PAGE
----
And I whispered in his ear “I’ll never ever leave you now, I’ll never ever leave you. Hold me and don’t let anything ever tear us apart.” Time stood still. It was one of those moments when time stood still. The airport stopped, all movement, the people, nothing else existed at that moment.

That moment – me and my Dad – 25 years.

25 years 

Andrzej Krupiński:

It was a beautiful time. A beautiful girl, we couldn’t get enough of each other.

Ida:

And later, when I got to that house and saw those pictures, it was like a dagger to the heart! 

“Where did you get those pictures from?” “Your mother wrote to me” 

“What do you mean my mother wrote to you?? Every time I said that I need my Dad, that I need to speak to him, that I’m going to go and see him, that I’d find my dad – she always said that she didn’t know where you lived...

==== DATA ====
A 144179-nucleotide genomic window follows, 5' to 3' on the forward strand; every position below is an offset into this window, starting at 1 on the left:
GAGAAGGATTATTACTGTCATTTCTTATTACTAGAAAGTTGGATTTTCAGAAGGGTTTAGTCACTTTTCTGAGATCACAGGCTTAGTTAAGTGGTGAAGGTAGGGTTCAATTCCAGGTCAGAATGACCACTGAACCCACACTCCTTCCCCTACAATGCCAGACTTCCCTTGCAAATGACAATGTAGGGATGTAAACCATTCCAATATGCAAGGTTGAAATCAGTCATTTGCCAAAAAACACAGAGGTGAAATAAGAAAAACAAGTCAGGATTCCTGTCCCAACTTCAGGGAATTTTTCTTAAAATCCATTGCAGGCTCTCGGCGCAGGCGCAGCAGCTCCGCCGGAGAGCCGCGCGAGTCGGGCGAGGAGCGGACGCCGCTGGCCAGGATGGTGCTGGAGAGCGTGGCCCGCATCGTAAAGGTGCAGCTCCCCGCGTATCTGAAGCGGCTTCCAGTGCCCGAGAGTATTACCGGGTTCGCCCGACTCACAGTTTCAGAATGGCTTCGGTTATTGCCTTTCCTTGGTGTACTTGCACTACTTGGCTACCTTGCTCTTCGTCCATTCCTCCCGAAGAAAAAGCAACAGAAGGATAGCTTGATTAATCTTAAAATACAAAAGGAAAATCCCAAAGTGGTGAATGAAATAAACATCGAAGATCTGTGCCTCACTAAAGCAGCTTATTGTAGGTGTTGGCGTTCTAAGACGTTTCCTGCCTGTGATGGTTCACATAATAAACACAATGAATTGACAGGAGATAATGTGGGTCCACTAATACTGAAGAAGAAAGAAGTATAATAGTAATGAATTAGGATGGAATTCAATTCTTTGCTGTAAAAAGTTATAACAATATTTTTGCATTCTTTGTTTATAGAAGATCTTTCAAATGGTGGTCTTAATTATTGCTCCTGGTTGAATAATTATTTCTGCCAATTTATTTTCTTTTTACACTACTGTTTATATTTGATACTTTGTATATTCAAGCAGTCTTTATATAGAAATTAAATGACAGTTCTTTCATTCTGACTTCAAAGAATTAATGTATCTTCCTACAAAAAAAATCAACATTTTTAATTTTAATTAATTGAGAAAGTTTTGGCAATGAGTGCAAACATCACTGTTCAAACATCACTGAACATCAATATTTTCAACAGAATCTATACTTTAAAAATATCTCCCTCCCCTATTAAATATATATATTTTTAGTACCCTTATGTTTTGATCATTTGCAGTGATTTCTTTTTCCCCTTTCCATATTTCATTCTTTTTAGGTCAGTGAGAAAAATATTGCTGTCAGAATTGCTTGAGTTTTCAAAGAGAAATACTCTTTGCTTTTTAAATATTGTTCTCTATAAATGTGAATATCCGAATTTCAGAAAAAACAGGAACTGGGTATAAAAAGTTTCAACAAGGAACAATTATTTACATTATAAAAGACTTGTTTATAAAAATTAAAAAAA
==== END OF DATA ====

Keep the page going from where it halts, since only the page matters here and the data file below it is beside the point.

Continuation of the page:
“She really knew? She did that to her own daughter?”

And he showed me the letter. It said that I’m a very happy woman... 

Andrzej Kurpiński:

.. she doesn’t know about the past, she doesn’t know I exist, that as a child she had been brought up in a new home, that she has a new father, that she is very much loved and is full of love, that it depends on me, that if I come into her life I could destroy that peace, that idyll, that happiness, that I could cause some psychological repercussions. 

Ida:

“Is he really so selfish, that he’d break up that which I believe in, that is natural and an that he’d case some trauma in my life? Some mess in my life?”

Andzej Kurpiński: